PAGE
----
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Earthquake Debris Disposal Divides Japan

RikuzentakadaDebris311

Photo taken on August 24, 2011 by flickr user infradept (BY -NC-ND-2.0) showing a pile of debris accumulated during reconstruction efforts following the 311 Tohoku Tsunami in Rikuzentakata, Japan

One year and ten months have passed since the Great East Japan Earthquake hit on March 11, 2011. The affected areas are now making steps towards recovery thanks to the support from all over Japan and around the globe. However one remaining issue, disaster debris incineration, is dividing the country.

There are 910,000 tons of disaster debris in Miyagi prefecture, and another 430,000 tons in Iwate prefecture which need to be incinerated [ja]. 370,000 tons of debris from Miyagi prefecture and 170,000 tons from Iwate prefecture are being arranged to be incinerated in 10 other prefectures, because there is just too much debris for them to dispose of themselves.

In May 2012, Kitakyushu city accepted the debris, and protesters desperately tried to stop incineration by crawling under the truck [ja] loaded with debris. A website [ja] dedicated to compiling information about local governments accepting disaster debris mapped the status of rubble from tsunami stricken areas.

がれき受け入れ自治体一覧マップ

Map of local authorities accepting rubble (as of April 16, 2012)Image used with permission.

Flickr user watashiwani posted this illustration with much concern about debris incineration:

がれきの広域処理に反対するイラスト

Image by flickr user watashiwani, used with permission. ( CC-BY-2.0 )

But people in the affected areas, who have to see piles and piles of disaster debris every day, feel very differently about the debris distribution incineration program. The town of Onagawa in Miyagi prefecture showed their gratitude to Tokyo prefecture for accepting debris by distributing 60,000 saury fish for free at the Hibiya Park on October 20, 2012. The following comments are from Twitter mentioning the free saury distribution with a hashtag #秋刀魚収穫祭 ( saury harvest festival).

@monchicamera ハッシュタグで#秋刀魚収獲祭を検索すると、みなさんの楽しんでいる様子が写真付きでツイートされていて、こっちまで嬉しくなっちゃう! #秋刀魚収獲祭

@monchicamera Once I looked up this hashtag #秋刀魚収獲祭, I saw photos and comments of people enjoying the festival and it made me happy.

@leo_orebushi 女川が100年かかっても町内では処理できない被災家具のうちの10万tを引き取ってくれた東京都へのお礼に、さんま10万匹を届けるという企画が2012/10/20(土)に日比谷公園で催されます。 http://twipla.jp/events/30171  いい企画だね。

@leo_orebushi This is such a good idea. –> Event detail : Onagawa town is to distribute 100,000 saury on October 20 to say thank you to Tokyo for accepting disaster debris which would otherwise have taken a hundred years to dispose off in their town. http://twipla.jp/events/30171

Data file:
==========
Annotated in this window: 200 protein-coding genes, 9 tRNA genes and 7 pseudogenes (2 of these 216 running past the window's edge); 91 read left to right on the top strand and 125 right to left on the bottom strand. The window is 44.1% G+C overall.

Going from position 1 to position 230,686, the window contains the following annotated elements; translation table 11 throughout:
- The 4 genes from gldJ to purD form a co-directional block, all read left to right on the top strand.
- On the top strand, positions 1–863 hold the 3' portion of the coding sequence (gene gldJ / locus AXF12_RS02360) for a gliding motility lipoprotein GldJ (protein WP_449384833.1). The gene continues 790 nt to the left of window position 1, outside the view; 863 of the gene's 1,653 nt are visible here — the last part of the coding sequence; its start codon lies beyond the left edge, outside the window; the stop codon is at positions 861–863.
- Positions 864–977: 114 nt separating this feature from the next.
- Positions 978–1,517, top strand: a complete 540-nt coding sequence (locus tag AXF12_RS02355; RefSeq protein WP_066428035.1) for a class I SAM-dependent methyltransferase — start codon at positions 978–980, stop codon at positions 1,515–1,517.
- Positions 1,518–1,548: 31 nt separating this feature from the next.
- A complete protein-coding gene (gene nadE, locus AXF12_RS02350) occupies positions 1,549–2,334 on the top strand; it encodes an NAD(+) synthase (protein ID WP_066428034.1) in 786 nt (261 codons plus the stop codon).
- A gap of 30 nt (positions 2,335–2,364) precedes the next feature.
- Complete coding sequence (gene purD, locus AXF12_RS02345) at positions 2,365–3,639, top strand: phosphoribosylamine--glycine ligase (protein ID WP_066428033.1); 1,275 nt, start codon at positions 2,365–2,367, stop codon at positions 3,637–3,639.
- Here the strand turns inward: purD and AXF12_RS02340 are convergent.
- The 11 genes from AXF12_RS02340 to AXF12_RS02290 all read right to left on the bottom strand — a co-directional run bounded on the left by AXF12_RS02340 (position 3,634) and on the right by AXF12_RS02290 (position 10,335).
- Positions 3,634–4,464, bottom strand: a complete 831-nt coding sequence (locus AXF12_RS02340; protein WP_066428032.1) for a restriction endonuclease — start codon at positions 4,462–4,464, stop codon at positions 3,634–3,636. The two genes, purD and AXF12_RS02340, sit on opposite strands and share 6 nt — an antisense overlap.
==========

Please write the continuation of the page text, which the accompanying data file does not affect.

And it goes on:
@hosssssyna
今日日比谷公園である #女川 #秋刀魚収穫祭 。魚ってどうなの?って思ったのでHP見てみたらこんなページが。私は行けないけど、 きちんと取組んでる人達を応援したい。【放射能測定は毎回の水揚げごとに行っています。】 http://onagawa-town.com/sanma/?page_id=40

@hosssssyna I wondered about the radiation level of fish for the #onagawa festival #秋刀魚収穫祭 and looked up their website and found this page. I can't make it to the festival but I want to support people who are doing a great job –>[by measuring the radiation level  with every haul] http://onagawa-town.com/sanma/?page_id=40 …

The town of Taki, in Mie prefecture had to withdraw its offer [ja] to accept debris, because 12 out of 13 members of their town council were against it. The prefecture is still looking into the incineration program, but Hahanowa [ja], a group of mothers handed a proposal to the Mayor of Ise City in Mie Prefecture on December 4 2012, asking for a clear explanation about debris incineration with a request to stop accepting all debris in the future.

In the blog of Hahanowa [ja], a mother of a one-year-old child writes about her anxiety about the wide debris distribution incineration program:

 様々な勉強会に参加して、それから三重県主催の説明会にも参加して、ますます不安が募る我々。「低線量被曝は安全」、「がれきには放射性物質は付着していないから安全」等々、市民が主催する勉強会の内容とはまったく反対の説明をする環境省と三重県。
私達、どう対処すればいいの?

I have participated in various study groups [on debris incineration], and I also went to one hosted by Mie prefecture. But our anxiety continues to grow. The Ministry of the Environment and Mie prefecture tell us “low dose exposure [to radiation] is safe”, ” it's safe because no radioactive substance is attached to debris” and so on, all of which is completely opposite to what we have learned in study groups. What are we supposed to do about this?

Kyushu Himawari Project, a group that studies problems related to wide area incineration made a call to action [ja] to send letters, faxes and emails asking Governor Murai of Miyagi Prefecture to stop transporting debris to other prefectures.

Given that the petitions to stop debris from entering Kitakyushu city are flooding in to Miyagi's assembly, the Twitter account of newspaper Asahi Shimbun's Sendai branch commented that these persistent actions are giving mixed feelings to him [ja].

Another Twitter user yuirin25 commented:

@yuirin25 あたしはこの朝日の意見にまったく同感だわ。被災地がどんだけ困ってるか見てるからこそ、陳情を見てこれでいいのかとギモンを抱いたりもするんじゃーないか。また送ってくる側の行動が執拗に見えたりもするんだろう / “Twitter / asa…” http://htn.to/jwsTFx

@yuirin25 I totally agree with the comment by Asahi [Sendai branch Twitter user account]. Because reporters there must have been witnessing the struggle of the affected areas, no wonder they question the petition, I assume. And when letters never cease to arrive, it looks relentless.

According to a document published by the Japanese government's Reconstruction Agency [ja] on November 27 2012, of a total of 18,020,000 tons of disaster debris, only 27 percent has been disposed. The Reconstruction Agency's goal is to finish disposal of disaster debris by the end of March 2014.

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